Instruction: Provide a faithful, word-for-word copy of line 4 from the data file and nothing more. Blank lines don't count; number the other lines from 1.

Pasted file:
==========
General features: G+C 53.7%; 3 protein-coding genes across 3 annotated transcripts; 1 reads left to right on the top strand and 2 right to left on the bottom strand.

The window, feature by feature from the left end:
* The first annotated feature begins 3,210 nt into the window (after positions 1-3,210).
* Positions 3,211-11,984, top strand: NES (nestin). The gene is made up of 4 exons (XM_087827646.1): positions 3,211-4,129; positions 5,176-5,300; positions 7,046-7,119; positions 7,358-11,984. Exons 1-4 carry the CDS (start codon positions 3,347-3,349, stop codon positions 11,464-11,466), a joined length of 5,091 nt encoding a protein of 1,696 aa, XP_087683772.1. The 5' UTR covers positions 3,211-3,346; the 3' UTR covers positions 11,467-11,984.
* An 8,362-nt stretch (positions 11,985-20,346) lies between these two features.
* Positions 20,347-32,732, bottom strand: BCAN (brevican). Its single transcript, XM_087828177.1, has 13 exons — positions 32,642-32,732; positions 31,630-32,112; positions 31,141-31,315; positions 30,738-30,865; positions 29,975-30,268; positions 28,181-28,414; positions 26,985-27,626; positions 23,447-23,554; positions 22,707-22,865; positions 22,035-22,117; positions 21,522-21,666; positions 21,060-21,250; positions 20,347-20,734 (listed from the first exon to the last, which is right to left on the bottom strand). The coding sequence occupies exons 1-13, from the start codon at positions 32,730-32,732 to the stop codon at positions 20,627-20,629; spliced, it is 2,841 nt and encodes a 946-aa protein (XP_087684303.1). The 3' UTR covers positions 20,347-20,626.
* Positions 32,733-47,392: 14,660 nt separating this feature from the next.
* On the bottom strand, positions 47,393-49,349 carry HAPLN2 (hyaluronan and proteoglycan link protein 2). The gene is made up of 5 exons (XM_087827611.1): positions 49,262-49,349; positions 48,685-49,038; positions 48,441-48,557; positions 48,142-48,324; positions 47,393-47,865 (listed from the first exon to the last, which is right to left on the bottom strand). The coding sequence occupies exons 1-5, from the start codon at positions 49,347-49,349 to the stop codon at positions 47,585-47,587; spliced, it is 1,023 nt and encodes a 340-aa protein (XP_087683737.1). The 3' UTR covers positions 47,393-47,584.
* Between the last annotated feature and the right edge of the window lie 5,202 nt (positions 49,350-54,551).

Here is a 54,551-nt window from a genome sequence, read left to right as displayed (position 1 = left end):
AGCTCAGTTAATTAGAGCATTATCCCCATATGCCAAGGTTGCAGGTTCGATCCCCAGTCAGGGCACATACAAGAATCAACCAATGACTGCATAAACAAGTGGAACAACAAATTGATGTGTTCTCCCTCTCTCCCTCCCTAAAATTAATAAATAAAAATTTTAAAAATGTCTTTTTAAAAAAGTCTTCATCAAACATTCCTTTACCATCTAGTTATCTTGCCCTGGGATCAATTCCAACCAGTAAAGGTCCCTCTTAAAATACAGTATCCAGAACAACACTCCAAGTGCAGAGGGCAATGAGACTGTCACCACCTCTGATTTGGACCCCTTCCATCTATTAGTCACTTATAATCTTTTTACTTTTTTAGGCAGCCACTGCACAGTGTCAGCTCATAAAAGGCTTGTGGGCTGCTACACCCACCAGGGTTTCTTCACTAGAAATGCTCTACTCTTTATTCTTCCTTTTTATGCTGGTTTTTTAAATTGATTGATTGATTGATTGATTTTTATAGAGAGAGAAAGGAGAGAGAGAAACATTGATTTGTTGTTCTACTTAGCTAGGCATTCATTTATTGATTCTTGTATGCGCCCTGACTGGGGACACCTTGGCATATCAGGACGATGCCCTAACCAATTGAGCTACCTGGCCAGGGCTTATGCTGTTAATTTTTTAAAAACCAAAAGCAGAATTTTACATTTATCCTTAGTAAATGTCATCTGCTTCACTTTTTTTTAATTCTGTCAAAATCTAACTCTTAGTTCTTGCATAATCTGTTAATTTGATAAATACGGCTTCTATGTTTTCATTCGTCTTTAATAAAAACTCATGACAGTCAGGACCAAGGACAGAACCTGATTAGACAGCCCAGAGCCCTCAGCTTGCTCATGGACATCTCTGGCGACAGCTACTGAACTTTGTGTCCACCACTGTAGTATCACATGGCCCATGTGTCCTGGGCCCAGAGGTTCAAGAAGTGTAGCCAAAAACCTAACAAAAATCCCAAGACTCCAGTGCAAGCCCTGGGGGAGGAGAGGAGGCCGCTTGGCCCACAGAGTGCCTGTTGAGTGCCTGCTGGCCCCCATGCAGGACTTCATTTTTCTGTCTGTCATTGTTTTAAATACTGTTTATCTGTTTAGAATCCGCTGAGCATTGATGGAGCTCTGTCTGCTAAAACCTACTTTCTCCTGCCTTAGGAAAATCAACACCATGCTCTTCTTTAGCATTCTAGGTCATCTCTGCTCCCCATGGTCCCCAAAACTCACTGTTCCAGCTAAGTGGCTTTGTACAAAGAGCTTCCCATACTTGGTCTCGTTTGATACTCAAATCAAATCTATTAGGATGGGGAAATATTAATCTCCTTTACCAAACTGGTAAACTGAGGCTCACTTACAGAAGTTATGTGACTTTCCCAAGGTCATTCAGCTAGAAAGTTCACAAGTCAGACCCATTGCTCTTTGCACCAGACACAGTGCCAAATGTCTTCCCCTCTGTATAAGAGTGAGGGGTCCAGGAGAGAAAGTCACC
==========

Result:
* Positions 3,211-11,984, top strand: NES (nestin). The gene is made up of 4 exons (XM_087827646.1): positions 3,211-4,129; positions 5,176-5,300; positions 7,046-7,119; positions 7,358-11,984. Exons 1-4 carry the CDS (start codon positions 3,347-3,349, stop codon positions 11,464-11,466), a joined length of 5,091 nt encoding a protein of 1,696 aa, XP_087683772.1. The 5' UTR covers positions 3,211-3,346; the 3' UTR covers positions 11,467-11,984.